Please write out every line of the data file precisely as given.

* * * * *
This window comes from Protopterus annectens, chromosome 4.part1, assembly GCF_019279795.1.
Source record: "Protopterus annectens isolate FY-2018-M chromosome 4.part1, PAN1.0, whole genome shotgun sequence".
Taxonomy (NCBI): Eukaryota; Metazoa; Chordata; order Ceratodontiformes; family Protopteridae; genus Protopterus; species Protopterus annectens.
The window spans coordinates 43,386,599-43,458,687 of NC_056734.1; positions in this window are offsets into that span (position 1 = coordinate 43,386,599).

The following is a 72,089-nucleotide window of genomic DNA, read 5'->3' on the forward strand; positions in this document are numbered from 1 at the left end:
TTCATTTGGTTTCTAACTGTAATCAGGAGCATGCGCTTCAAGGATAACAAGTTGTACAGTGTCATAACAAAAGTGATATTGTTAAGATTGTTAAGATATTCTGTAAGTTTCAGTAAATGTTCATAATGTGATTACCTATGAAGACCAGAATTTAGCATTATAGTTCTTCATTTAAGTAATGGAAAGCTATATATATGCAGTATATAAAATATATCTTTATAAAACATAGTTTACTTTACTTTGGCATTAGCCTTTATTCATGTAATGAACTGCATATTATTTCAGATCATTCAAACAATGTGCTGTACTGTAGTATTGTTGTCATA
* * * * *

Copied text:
This window comes from Protopterus annectens, chromosome 4.part1, assembly GCF_019279795.1.
Source record: "Protopterus annectens isolate FY-2018-M chromosome 4.part1, PAN1.0, whole genome shotgun sequence".
Taxonomy (NCBI): Eukaryota; Metazoa; Chordata; order Ceratodontiformes; family Protopteridae; genus Protopterus; species Protopterus annectens.
The window spans coordinates 43,386,599-43,458,687 of NC_056734.1; positions in this window are offsets into that span (position 1 = coordinate 43,386,599).

The following is a 72,089-nucleotide window of genomic DNA, read 5'->3' on the forward strand; positions in this document are numbered from 1 at the left end:
TTCATTTGGTTTCTAACTGTAATCAGGAGCATGCGCTTCAAGGATAACAAGTTGTACAGTGTCATAACAAAAGTGATATTGTTAAGATTGTTAAGATATTCTGTAAGTTTCAGTAAATGTTCATAATGTGATTACCTATGAAGACCAGAATTTAGCATTATAGTTCTTCATTTAAGTAATGGAAAGCTATATATATGCAGTATATAAAATATATCTTTATAAAACATAGTTTACTTTACTTTGGCATTAGCCTTTATTCATGTAATGAACTGCATATTATTTCAGATCATTCAAACAATGTGCTGTACTGTAGTATTGTTGTCATA